Watch Paul Anderson’s presentation below:
Denali’s Backcountry Management Plan: Lessons Learned From The Challenges, Successes And Failures In Developing And Implementing A Comprehensive Management Plan.
Denali National Park and Preserve has extremes: almost 6 million acres of wilderness (2 million acres of designated Wilderness); varied ecosystems with elevations ranging from about 1,000 feet on the Yentna River to North America’s highest peak, at 20,320 feet. Developing and implementing a pioneering backcountry, climbing, and wilderness management plan was a complex task. To be successful, managers had to evaluate a diverse set of public values, often balancing tradeoffs among multiple and often competing values. The plan process developed a decision-making model that integrated social, resource, and managerial values associated with the Denali wilderness experience. This plan has been the foundation for the ongoing efforts to preserve Denali’s wilderness resources and values.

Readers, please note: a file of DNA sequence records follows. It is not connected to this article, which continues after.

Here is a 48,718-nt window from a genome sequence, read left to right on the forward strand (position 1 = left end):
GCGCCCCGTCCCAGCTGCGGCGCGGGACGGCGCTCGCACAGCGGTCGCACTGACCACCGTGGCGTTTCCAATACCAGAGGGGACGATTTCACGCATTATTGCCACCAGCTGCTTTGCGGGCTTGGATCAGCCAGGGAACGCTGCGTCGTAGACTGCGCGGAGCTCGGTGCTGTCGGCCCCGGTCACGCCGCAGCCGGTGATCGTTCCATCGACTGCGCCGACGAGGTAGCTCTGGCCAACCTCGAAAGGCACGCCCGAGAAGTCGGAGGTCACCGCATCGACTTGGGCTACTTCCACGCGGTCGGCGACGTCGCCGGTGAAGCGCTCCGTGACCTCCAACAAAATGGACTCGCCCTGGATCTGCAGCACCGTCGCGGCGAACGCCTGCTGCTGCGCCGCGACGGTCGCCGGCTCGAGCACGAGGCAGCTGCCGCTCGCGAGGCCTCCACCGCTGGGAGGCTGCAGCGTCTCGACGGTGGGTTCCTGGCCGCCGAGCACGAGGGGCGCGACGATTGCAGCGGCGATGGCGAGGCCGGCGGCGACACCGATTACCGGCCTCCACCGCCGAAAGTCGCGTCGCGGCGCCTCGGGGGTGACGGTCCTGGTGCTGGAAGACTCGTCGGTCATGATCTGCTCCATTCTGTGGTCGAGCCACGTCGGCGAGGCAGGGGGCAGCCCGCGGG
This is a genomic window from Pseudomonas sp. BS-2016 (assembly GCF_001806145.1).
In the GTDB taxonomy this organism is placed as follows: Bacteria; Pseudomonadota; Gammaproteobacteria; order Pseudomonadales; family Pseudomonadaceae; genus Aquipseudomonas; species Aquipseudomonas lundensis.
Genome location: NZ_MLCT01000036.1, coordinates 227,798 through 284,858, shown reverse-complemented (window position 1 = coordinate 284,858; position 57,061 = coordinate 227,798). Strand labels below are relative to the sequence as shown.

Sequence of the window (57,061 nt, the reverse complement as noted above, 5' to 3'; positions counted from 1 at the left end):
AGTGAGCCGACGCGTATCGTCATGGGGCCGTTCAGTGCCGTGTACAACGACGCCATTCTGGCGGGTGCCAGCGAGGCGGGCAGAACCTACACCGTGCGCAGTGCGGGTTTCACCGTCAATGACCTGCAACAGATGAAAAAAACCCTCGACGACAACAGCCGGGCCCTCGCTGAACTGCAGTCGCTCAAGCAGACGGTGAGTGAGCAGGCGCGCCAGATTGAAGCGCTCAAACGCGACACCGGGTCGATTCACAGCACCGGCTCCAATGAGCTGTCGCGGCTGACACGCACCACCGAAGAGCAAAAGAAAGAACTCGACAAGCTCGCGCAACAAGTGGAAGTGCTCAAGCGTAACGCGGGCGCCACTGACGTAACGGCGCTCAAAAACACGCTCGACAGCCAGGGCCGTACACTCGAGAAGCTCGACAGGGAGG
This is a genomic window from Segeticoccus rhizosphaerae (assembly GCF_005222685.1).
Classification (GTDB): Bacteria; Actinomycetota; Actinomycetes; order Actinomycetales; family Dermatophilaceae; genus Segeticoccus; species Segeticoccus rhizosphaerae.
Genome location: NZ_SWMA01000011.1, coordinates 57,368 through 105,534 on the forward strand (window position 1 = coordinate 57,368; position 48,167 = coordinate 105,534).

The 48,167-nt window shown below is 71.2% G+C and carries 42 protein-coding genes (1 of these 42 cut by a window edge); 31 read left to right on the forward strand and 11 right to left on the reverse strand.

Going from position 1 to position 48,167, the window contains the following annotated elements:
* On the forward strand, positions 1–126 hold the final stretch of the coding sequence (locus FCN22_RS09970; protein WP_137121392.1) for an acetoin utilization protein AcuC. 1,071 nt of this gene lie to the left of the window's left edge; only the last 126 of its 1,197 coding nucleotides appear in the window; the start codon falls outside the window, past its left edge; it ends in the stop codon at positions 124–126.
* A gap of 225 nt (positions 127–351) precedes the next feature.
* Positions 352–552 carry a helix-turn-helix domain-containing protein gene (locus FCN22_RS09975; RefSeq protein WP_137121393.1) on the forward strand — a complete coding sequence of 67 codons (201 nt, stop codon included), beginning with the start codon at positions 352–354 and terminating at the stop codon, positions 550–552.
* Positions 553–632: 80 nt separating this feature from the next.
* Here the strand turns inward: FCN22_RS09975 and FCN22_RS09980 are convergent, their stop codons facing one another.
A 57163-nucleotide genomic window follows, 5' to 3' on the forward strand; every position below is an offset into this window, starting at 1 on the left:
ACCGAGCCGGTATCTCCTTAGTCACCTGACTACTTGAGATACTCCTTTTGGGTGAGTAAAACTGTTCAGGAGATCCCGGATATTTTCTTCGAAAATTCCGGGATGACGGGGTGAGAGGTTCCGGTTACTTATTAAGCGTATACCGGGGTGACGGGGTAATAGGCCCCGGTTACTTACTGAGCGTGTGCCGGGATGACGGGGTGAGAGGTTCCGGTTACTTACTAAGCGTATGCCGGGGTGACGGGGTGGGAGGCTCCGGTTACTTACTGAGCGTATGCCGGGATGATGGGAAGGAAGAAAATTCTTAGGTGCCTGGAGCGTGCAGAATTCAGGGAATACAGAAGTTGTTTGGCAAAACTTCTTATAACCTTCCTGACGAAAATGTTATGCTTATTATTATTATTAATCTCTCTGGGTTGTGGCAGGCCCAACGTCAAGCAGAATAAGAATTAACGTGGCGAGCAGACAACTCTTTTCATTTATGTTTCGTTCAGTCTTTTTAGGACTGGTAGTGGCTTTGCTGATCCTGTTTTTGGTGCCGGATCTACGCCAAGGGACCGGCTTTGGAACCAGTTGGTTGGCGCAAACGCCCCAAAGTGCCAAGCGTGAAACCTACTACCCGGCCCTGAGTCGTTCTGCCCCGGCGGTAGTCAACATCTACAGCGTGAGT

Paul Anderson was Superintendent of Denali National Park and Preserve for 11 years, responsible for all park operations, including the Mountaineering Program on Mt. McKinley. Retired today, he began his 42-year career as a climbing ranger and ski patroller in Rocky Mountain National Park, and served as a backcountry ranger and search and rescue specialist in numerous parks. Paul initiated and led the multi-year effort to complete the Denali Backcountry Management Plan. The plan, which set specific objectives, standards, and indicators for backcountry and Wilderness resource conditions and visitor experience, was one of the first Backcountry Management Plans in the U.S. to use this approach.
View Paul’s slides below: